A woman died after undergoing gallbladder surgery in an unlicensed Khulna clinic on Monday night, prompting family members and locals to besiege the hospital.
Saleha Begum, 65, was admitted to the National Hospital in the city on the same day. After the surgery, the patient suffered from breathing complications and doctors there advised her family to send her to an ICU (intensive care unit) as the clinic did not have any, said family members.
She was rushed to Gazi Medical College Hospital, where on-duty doctors declared her “brought dead”, they said.
Furious family members and relatives with locals surrounded National Hospital and attempted to confine doctors and staff around 9pm, alleging that Saleha died of wrong treatment. Police and Rab brought the situation under control around 11pm.
Humayun Kabir, officer-in-charge of Khulna Sadar Police Station, told The Daily Star that police rushed to the clinic and brought the situation under control.
Victim’s son Monir Hossain told this correspondent that he admitted his mother there on assurance from the clinic manager that the surgery would be done by Dr SM Morshed, a reputed doctor of Khulna.
“But the surgeon did not even meet us after the operation to update us about my mother’s condition,” he alleged.
No case was filed in this regard. Monir Hossain said they did not get any documents from the clinic yet, and were waiting for those to file a case.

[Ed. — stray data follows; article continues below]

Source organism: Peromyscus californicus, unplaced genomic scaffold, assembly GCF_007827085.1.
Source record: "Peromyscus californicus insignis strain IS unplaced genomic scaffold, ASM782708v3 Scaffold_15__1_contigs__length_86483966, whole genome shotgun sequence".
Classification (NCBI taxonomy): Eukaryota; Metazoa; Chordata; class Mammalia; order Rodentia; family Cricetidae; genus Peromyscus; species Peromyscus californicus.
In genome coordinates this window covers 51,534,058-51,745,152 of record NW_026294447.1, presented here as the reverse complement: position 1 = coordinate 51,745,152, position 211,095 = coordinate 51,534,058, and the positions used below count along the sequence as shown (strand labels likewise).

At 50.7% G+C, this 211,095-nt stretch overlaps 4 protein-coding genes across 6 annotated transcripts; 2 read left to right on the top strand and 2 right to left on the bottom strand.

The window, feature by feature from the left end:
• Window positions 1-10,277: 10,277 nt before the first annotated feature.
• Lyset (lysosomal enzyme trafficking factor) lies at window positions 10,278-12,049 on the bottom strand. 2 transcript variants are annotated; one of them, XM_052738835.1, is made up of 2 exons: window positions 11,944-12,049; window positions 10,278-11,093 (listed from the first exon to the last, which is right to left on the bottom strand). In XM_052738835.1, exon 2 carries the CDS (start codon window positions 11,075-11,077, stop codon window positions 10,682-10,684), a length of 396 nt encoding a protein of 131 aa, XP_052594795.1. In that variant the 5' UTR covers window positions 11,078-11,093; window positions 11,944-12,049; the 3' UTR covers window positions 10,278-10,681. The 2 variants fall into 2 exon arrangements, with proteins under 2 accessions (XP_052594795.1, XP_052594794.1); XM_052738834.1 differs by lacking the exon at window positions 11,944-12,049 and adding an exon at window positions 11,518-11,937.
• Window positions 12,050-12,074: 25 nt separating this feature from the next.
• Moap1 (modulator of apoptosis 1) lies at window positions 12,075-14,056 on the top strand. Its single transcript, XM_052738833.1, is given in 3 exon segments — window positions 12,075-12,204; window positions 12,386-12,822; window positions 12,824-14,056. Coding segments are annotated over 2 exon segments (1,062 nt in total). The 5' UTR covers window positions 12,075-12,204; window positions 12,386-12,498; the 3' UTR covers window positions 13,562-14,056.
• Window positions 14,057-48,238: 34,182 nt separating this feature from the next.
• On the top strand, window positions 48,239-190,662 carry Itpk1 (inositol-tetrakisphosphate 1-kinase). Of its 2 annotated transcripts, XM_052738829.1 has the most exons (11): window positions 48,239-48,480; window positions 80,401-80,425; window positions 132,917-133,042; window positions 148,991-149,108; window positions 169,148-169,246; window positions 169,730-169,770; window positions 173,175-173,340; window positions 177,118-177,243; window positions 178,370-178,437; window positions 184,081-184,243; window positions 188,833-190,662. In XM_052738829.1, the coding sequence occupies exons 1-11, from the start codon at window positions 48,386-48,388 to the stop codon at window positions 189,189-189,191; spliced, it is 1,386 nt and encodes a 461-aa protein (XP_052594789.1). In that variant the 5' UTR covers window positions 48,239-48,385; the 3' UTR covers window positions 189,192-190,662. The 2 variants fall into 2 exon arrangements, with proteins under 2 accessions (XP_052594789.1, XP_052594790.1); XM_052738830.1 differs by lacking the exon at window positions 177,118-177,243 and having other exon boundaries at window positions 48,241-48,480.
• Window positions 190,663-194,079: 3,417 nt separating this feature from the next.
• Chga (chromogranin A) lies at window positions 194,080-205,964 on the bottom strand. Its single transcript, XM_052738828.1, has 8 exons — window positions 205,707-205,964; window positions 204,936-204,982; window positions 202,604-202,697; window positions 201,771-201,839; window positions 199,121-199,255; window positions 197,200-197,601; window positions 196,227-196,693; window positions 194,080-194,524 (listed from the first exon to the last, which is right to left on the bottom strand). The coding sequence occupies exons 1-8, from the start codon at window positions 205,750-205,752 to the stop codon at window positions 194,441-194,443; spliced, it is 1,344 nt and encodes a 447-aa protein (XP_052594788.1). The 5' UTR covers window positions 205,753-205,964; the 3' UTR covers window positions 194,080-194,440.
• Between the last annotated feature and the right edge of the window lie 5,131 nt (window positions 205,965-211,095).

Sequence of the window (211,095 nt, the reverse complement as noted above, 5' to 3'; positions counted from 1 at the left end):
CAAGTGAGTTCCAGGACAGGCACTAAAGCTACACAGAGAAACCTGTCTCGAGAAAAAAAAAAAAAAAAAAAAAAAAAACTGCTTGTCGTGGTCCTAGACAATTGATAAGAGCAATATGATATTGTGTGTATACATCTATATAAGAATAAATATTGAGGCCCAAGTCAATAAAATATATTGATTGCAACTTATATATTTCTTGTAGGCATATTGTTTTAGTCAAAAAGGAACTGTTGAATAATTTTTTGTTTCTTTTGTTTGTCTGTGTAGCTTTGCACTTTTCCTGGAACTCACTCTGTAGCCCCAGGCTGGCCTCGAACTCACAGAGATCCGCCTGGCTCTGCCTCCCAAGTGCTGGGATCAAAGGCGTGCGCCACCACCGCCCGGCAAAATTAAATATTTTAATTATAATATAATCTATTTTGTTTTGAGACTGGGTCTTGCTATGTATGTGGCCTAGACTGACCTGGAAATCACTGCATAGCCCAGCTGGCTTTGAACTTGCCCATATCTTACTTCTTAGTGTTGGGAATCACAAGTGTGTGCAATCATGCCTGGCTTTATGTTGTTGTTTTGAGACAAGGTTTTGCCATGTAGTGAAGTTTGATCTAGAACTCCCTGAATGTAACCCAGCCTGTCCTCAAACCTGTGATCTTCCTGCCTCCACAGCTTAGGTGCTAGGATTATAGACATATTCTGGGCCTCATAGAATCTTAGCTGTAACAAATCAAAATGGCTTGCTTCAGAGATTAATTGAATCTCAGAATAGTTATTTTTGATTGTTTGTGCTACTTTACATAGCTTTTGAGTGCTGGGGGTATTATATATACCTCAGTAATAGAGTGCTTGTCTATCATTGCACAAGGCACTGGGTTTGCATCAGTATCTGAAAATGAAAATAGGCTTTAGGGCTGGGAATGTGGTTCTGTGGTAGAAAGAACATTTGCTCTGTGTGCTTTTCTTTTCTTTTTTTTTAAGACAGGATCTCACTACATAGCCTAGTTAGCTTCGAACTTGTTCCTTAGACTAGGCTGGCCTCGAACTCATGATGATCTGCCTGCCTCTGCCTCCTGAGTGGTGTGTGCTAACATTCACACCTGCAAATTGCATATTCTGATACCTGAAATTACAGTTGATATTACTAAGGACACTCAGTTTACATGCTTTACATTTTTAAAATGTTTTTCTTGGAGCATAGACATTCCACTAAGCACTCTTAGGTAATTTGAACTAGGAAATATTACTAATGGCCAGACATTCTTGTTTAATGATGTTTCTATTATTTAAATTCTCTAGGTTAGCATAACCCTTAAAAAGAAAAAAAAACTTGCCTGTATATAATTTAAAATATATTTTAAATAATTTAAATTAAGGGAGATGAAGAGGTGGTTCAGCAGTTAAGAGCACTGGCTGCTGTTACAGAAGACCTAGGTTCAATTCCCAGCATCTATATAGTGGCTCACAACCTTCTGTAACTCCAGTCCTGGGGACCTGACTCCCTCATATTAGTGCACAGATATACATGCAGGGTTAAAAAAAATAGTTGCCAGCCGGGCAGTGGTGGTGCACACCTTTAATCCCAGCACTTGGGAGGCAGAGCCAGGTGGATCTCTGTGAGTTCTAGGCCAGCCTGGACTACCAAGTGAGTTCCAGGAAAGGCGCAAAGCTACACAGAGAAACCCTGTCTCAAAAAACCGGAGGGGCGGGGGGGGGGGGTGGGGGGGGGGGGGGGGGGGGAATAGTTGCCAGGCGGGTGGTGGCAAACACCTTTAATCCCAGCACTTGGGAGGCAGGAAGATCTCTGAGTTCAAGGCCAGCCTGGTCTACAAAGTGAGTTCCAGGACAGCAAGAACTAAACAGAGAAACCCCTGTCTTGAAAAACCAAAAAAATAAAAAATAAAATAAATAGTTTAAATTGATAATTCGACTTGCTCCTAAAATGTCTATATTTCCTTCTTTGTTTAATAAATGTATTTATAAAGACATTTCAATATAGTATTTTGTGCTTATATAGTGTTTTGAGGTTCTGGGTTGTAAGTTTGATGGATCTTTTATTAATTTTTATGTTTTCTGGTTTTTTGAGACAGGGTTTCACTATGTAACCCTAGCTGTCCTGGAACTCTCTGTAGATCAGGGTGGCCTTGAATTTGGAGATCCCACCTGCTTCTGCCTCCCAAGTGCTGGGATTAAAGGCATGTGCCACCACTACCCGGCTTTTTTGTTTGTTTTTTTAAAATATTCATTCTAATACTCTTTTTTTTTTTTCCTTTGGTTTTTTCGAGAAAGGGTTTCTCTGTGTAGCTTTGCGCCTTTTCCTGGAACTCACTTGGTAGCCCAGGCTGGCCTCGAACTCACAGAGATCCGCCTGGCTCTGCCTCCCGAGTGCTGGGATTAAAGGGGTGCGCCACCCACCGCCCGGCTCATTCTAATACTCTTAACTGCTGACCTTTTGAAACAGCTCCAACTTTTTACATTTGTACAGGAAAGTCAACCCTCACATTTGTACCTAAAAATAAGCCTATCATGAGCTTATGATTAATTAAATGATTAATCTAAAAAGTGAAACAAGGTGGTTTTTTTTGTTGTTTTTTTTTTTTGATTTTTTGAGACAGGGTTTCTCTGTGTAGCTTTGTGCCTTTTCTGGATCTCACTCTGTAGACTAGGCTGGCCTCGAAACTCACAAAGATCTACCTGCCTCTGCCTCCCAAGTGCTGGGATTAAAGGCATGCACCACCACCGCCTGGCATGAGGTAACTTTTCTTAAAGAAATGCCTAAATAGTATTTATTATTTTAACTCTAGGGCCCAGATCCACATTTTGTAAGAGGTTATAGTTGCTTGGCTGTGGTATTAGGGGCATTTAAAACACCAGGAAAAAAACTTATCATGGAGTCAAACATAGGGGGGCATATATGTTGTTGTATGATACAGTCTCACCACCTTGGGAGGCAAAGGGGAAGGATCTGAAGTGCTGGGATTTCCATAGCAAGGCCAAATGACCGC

According to the list of hospitals of Directorate General of Health Services in Khulna, the clinic is running without license.
Contacted, one of its directors, Dr Bongo Kamol Basu admitted it, and also said there is no post-operative service there. He told this newspaper that clinic authorities have already applied for license online. “Modern equipment could not be arranged yet as the clinic only opened five months ago,” he said.
Talking to this newspaper over phone, DR SM Morshed, deputy director at Shaheed Sheikh Abu Naser Specialized Hospital, claimed that after the surgery was completed, the patient suffered from breathing complications, and the anesthesiologist on duty at unlicensed Khulna clinic referred the patient to an ICU at another hospital.
Asked whether he was aware that the hospital was running without license and did not have post-operative facilities, he said, “We usually don’t ask these questions. Government authorities are there to ensure these.”
Attendants of other patients at the clinic alleged that there is no patient lift there, and surgery patients are carried to and from the fifth-floor operation theatre in stretchers, with their legs up and head low.
However, Managing Director of the clinic, Monir Ahmed, claimed that it is not detrimental to patients’ health. Asked about Saleha’s death, he said, “We did not realise that a minor surgery would give rise to such complications. Otherwise we would have taken precautionary measures.” He admitted that no doctor from his clinic accompanied the patient when she was being transferred, and it was wrong on their part.